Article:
Architecture and design studio Snøhetta has installed a path of stones off the coast of Norway that emerges and disappears with the tide to illustrate “the passing of time”.
The project’s “main inspiration is time” and how it can be experienced in nature.
In nature, the tide represents the core concept of time, and the ever-changing rhythm of nature itself” said the studio’s lead landscape architect Thea Kvamme Hartmann.
Traelvikosen Scenic Route was commissioned by the Norwegian Public Roads Administration.
“Along carefully selected roads in Norway, natural wonders are amplified by art, design, and architecture, with emphasis on the unique landscape and qualities of the different locations,” Kvamme Hartmann explained.
The 55 stepping stones used to create the Traelvikosen Scenic Route were the exact number required to connect the shore to a small islet, allowing visitors to jump to solid ground on both ends.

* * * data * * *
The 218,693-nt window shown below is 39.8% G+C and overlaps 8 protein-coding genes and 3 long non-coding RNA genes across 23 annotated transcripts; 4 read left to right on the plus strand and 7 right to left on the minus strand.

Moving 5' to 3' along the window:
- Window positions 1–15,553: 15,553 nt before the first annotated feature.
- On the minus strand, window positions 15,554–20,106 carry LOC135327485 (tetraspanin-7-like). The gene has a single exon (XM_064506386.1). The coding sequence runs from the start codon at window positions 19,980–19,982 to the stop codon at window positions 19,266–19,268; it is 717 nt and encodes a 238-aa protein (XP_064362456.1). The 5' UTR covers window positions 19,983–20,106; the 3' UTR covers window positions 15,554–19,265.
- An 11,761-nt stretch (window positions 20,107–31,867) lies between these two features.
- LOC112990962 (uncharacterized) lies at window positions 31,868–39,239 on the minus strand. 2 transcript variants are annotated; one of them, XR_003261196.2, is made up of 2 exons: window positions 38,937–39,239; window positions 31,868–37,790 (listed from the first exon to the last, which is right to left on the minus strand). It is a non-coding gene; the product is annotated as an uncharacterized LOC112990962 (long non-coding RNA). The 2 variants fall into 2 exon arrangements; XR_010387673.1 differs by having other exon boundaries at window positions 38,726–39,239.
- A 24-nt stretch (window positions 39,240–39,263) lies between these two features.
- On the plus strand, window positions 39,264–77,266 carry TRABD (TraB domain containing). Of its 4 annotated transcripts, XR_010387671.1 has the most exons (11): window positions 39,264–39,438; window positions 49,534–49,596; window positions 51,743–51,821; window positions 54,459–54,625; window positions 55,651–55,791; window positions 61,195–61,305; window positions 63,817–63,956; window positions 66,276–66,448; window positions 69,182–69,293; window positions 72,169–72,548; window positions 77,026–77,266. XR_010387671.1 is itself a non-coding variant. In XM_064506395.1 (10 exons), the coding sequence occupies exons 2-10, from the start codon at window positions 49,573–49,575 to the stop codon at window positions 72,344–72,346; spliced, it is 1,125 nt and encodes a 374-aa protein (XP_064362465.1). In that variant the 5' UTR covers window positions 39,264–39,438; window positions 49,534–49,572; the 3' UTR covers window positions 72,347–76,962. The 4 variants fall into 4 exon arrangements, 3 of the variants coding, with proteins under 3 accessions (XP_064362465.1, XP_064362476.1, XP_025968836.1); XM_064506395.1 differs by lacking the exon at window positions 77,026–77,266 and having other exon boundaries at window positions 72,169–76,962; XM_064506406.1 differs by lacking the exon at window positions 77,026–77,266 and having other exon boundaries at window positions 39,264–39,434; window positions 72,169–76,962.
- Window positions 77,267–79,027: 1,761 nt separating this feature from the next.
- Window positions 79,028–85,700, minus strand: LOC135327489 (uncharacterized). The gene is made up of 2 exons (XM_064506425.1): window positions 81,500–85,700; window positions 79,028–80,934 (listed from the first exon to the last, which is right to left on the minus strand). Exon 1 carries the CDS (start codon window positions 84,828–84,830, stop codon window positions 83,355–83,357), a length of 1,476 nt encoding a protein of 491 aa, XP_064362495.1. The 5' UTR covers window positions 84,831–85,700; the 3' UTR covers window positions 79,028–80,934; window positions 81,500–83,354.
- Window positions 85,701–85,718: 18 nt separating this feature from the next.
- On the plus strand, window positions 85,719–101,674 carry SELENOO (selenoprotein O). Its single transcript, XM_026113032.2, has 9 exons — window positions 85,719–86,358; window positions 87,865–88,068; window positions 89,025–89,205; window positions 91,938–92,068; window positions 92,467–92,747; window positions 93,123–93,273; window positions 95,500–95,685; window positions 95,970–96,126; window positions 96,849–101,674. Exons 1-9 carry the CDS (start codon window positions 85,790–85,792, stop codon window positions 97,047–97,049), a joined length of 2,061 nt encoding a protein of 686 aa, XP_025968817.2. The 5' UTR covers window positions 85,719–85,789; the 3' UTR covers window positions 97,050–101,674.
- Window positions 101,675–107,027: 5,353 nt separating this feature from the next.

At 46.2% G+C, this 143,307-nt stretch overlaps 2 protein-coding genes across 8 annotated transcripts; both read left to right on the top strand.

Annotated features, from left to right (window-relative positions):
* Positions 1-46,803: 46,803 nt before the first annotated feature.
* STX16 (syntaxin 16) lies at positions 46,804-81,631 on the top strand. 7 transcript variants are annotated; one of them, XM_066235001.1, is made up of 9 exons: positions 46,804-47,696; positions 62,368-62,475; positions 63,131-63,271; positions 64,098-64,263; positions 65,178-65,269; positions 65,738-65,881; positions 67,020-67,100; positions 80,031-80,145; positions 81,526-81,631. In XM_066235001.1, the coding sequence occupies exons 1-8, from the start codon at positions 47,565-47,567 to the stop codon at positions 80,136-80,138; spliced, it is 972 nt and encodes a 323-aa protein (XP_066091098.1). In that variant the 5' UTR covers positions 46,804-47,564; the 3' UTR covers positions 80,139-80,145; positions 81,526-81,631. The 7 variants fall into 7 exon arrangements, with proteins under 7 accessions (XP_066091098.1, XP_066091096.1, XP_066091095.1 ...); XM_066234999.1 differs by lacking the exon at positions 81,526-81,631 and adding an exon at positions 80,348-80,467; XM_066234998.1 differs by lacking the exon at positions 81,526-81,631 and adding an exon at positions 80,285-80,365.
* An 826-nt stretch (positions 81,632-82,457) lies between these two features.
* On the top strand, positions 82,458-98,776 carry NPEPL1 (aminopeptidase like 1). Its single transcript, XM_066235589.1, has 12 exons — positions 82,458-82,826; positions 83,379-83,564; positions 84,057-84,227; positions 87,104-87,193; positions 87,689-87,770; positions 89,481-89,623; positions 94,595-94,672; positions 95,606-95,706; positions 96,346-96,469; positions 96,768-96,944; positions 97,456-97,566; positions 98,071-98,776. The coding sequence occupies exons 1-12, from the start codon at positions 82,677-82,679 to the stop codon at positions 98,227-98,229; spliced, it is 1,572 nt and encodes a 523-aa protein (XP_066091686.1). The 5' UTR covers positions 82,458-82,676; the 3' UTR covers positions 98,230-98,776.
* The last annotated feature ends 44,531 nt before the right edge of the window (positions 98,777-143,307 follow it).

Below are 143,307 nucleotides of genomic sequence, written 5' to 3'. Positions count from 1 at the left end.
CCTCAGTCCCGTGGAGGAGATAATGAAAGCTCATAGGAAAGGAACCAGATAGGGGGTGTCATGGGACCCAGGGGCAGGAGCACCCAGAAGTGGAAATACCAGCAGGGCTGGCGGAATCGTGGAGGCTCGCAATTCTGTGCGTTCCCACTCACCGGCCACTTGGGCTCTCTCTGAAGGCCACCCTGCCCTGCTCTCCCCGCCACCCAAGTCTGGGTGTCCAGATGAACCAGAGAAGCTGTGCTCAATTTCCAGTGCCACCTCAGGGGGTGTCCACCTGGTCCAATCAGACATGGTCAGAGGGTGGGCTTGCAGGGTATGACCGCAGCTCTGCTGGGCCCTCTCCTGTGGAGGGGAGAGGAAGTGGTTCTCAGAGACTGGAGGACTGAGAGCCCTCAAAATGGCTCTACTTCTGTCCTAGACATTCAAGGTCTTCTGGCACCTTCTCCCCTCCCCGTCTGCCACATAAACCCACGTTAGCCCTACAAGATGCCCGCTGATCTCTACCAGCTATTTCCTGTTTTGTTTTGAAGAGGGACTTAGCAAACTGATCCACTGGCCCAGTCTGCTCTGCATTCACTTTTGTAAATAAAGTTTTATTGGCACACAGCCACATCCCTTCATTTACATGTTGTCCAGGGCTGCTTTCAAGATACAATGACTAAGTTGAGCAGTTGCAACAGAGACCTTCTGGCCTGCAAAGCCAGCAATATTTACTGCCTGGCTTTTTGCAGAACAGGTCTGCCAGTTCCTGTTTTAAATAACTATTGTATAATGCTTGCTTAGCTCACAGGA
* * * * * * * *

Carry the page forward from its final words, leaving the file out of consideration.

Each one is fully visible at low tide and completely submerged at high tide beneath the clear water of the Norwegian Sea. The square steps with a width of 500 millimetres are designed to make the pathway as narrow as possible while enabling two people to pass each other.
According to the Snøhetta, while encouraging passersby to slow down, Traelvikosen Scenic Route is also hoped to “ignite new reflections on nature itself and how we take care of it for the future”.
“If we truly want to take better care of our nature, we also need more people to see and learn more about it.”
“To truly experience the details, the time and nature itself, and hence also understand it better, as it offers an opportunity to observe the ever-changing rhythms of our nature,” explained Kvamme Hartmann.
Cape Insights endorses these concepts and lauds Snøhetta’s creativity… which is also visible in CapeTown … Read about its arch for The Arch, Desmond Tutu …
Credit: top photography by Snøhetta/Ivar Kvaal
Article courtesy: Dezeen: Snøhetta creates disappearing walkway on Traelvikosen Scenic Route